Tim Burton lights up the Neon Museum in Las Vegas, ‘my own internal Burning Man’
The scene requires the kind of twisty imagination for which Tim Burton is famous: psychedelic flying saucers, Martians and a Mummy Boy let loose in the sun-baked outskirts of the Las Vegas desert.
The scenario is no fantasy. Burton is displaying an electrified selection of his artistic creations at the Neon Museum in Vegas as part of a delectably dark and campy exhibit, “Lost Vegas: Tim Burton @ the Neon Museum.” The show, which runs through Feb. 15, is his first American display since his name and work drew more than 800,000 visitors to the Museum of Modern Art in New York in 2009.
“I’ve had a lot of haunting, powerful moments in Las Vegas,” Burton said on why he was keen to open a show amid the flickering neon relics of Sin City’s decadent, glamorous and irresistibly sordid past. “It’s sort of my own internal Burning Man.”
Burton grew up in Burbank and used to take regular jaunts to Vegas with his parents. He remembers a forbidden city full of intrigue and dark secrets, a place where kids weren’t so much allowed as tacitly accepted.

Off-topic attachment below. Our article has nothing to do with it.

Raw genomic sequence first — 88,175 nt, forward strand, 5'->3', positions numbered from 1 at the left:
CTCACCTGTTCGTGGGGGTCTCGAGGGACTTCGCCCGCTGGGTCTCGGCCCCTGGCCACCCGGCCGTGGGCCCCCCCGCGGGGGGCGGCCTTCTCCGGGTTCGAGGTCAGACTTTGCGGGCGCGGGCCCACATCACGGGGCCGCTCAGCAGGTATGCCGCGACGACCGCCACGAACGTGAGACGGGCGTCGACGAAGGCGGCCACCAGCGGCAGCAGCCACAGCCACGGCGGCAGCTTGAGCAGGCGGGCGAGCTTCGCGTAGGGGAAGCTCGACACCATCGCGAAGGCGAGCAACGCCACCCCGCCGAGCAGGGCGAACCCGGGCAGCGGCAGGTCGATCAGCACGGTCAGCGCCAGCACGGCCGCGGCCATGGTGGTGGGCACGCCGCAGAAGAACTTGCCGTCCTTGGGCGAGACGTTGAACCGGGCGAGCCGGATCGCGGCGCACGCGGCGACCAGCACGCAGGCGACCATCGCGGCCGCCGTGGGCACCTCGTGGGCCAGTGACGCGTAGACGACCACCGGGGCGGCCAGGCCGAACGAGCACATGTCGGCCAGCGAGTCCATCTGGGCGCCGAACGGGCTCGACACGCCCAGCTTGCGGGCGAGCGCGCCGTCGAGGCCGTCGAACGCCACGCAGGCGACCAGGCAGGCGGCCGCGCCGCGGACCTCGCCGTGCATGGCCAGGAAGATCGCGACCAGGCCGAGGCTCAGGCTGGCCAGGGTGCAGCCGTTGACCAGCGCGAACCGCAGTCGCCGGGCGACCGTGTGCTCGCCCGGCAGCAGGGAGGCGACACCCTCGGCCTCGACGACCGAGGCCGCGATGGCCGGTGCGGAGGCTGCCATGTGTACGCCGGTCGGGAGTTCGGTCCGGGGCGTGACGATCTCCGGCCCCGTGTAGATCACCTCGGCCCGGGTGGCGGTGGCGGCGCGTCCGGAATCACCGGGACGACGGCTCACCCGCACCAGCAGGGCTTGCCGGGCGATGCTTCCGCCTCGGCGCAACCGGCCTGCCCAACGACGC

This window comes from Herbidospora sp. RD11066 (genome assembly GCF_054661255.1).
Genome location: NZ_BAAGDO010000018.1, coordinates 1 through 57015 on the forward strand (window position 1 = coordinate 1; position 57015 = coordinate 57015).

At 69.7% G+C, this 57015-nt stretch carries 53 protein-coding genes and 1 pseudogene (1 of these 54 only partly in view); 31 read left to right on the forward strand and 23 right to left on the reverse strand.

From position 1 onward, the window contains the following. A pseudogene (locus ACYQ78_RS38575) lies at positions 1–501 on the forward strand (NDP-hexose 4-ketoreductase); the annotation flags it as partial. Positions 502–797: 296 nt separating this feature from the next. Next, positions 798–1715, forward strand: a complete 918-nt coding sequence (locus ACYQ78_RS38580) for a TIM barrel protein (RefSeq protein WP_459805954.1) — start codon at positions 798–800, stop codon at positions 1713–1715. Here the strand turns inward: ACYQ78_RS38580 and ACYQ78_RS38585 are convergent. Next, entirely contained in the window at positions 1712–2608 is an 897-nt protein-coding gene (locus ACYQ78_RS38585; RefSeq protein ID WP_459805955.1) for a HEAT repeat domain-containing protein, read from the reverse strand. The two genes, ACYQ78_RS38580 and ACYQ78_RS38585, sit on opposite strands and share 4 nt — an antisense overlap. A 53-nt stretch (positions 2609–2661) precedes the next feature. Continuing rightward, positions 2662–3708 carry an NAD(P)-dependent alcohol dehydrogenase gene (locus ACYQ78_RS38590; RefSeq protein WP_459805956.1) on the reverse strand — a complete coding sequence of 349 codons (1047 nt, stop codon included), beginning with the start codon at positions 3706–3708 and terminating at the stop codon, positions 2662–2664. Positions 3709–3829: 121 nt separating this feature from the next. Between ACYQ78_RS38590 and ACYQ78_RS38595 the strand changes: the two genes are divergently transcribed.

He can still recall the surreal feeling he got when, standing 2 feet tall, he stared at the giant seahorses emerging from the pool at the Dunes.
“It was a hallucinatory thing,” Burton said of those early trips to Vegas. “Drugs before drugs.”
But then the city started blowing up the hotels, he said of the period beginning in the early 1990s, when old standbys like the Sands and the Dunes met incendiary ends to make room for new developments like the Venetian.
“It was like seeing a species being destroyed,” he recalled.
Burton is grateful that the distinctive signage of such relics is lovingly preserved at the Neon Museum. That’s why he was careful to integrate his more than 40 digital and sculptural works into the museum’s existing scenery, rather than creating a show that would overwhelm it.
Gambling robots and candy-colored neon hommages to Burton’s gothic sensibility — and films — abound.
“It’s not really a museum,” Burton said fondly. “It’s a roadside attraction.”
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